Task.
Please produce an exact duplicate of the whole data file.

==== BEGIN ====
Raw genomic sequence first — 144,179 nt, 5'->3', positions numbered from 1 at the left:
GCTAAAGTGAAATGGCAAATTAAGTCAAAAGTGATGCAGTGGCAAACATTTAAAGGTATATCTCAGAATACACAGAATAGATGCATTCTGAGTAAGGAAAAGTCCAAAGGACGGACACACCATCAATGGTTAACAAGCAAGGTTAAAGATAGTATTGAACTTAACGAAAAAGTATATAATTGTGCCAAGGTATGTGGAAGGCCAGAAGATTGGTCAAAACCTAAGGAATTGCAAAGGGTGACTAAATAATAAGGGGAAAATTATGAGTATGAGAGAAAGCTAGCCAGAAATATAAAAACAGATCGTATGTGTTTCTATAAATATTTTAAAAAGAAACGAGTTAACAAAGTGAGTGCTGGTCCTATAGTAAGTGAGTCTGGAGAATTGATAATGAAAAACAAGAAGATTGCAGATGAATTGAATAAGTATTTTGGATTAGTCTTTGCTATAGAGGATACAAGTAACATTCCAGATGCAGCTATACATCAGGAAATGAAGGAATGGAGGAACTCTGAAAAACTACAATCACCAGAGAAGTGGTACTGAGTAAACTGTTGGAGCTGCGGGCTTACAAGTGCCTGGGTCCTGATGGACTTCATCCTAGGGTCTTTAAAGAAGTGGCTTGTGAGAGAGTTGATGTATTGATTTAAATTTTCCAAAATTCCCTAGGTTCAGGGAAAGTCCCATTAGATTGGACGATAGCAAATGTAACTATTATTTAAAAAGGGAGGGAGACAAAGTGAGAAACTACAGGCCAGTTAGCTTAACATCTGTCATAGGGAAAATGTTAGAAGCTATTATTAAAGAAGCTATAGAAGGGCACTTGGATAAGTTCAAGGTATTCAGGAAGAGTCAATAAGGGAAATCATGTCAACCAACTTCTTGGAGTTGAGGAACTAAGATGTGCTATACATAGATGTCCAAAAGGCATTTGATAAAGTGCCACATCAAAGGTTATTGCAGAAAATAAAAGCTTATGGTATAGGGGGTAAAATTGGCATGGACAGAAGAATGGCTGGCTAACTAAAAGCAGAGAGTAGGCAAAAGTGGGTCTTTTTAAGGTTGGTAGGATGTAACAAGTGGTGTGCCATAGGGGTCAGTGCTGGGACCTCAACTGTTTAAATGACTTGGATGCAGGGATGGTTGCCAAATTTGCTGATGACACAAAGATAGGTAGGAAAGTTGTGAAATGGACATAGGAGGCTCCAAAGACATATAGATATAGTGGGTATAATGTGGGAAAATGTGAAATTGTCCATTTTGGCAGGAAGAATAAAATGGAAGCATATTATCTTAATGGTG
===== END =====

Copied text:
Raw genomic sequence first — 144,179 nt, 5'->3', positions numbered from 1 at the left:
GCTAAAGTGAAATGGCAAATTAAGTCAAAAGTGATGCAGTGGCAAACATTTAAAGGTATATCTCAGAATACACAGAATAGATGCATTCTGAGTAAGGAAAAGTCCAAAGGACGGACACACCATCAATGGTTAACAAGCAAGGTTAAAGATAGTATTGAACTTAACGAAAAAGTATATAATTGTGCCAAGGTATGTGGAAGGCCAGAAGATTGGTCAAAACCTAAGGAATTGCAAAGGGTGACTAAATAATAAGGGGAAAATTATGAGTATGAGAGAAAGCTAGCCAGAAATATAAAAACAGATCGTATGTGTTTCTATAAATATTTTAAAAAGAAACGAGTTAACAAAGTGAGTGCTGGTCCTATAGTAAGTGAGTCTGGAGAATTGATAATGAAAAACAAGAAGATTGCAGATGAATTGAATAAGTATTTTGGATTAGTCTTTGCTATAGAGGATACAAGTAACATTCCAGATGCAGCTATACATCAGGAAATGAAGGAATGGAGGAACTCTGAAAAACTACAATCACCAGAGAAGTGGTACTGAGTAAACTGTTGGAGCTGCGGGCTTACAAGTGCCTGGGTCCTGATGGACTTCATCCTAGGGTCTTTAAAGAAGTGGCTTGTGAGAGAGTTGATGTATTGATTTAAATTTTCCAAAATTCCCTAGGTTCAGGGAAAGTCCCATTAGATTGGACGATAGCAAATGTAACTATTATTTAAAAAGGGAGGGAGACAAAGTGAGAAACTACAGGCCAGTTAGCTTAACATCTGTCATAGGGAAAATGTTAGAAGCTATTATTAAAGAAGCTATAGAAGGGCACTTGGATAAGTTCAAGGTATTCAGGAAGAGTCAATAAGGGAAATCATGTCAACCAACTTCTTGGAGTTGAGGAACTAAGATGTGCTATACATAGATGTCCAAAAGGCATTTGATAAAGTGCCACATCAAAGGTTATTGCAGAAAATAAAAGCTTATGGTATAGGGGGTAAAATTGGCATGGACAGAAGAATGGCTGGCTAACTAAAAGCAGAGAGTAGGCAAAAGTGGGTCTTTTTAAGGTTGGTAGGATGTAACAAGTGGTGTGCCATAGGGGTCAGTGCTGGGACCTCAACTGTTTAAATGACTTGGATGCAGGGATGGTTGCCAAATTTGCTGATGACACAAAGATAGGTAGGAAAGTTGTGAAATGGACATAGGAGGCTCCAAAGACATATAGATATAGTGGGTATAATGTGGGAAAATGTGAAATTGTCCATTTTGGCAGGAAGAATAAAATGGAAGCATATTATCTTAATGGTG